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||Searching for causal relationships of glioma: a phenome-wide Mendelian randomisation study.
||Saunders CN, Cornish AJ, Kinnersley B, Law PJ, Houlston RS, Collaborators
||Br J Cancer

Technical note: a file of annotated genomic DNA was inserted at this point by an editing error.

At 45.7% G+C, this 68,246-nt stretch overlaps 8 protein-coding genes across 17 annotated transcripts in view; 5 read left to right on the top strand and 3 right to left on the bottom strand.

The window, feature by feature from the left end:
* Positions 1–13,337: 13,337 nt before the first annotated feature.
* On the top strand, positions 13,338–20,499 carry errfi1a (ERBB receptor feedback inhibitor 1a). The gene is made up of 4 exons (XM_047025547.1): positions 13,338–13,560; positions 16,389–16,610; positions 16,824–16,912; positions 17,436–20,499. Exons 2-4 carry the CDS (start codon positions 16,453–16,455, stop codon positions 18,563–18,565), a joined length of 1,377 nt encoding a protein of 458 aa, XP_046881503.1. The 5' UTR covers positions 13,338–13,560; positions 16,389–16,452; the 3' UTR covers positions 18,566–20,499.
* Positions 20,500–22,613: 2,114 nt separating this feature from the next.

||BACKGROUND: The aetiology of glioma is poorly understood. Summary data from genome-wide association studies (GWAS) can be used in a Mendelian randomisation (MR) phenome-wide association study (PheWAS) to search for glioma risk factors. METHODS: We performed an MR-PheWAS analysing 316 phenotypes, proxied by 8387 genetic variants, and summary genetic data from a GWAS of 12,488 glioma cases and 18,169 controls. Causal effects were estimated under a random-effects inverse-variance-weighted (IVW-RE) model, with robust adjusted profile score (MR-RAPS), weighted median and mode-based estimates computed to assess the robustness of findings. Odds ratios per one standard deviation increase in each phenotype were calculated for all glioma, glioblastoma (GBM) and non-GBM tumours. RESULTS: No significant associations (P < 1.58 × 10-4) were observed between phenotypes and glioma under the IVW-RE model. Suggestive associations (1.58 × 10-4 < P < 0.05) were observed between leukocyte telomere length (LTL) with all glioma (ORSD = 3.91, P = 9.24 × 10-3) and GBM (ORSD = 4.86, P = 3.23 × 10-2), but the association was primarily driven by the TERT variant rs2736100. Serum low-density lipoprotein cholesterol and plasma HbA1C showed suggestive associations with glioma (ORSD = 1.11, P = 1.39 × 10-2 and ORSD = 1.28, P = 1.73 × 10-2, respectively), both associations being reliant on single genetic variants. CONCLUSIONS: Our study provides further insight into the aetiological basis of glioma for which published data have been mixed.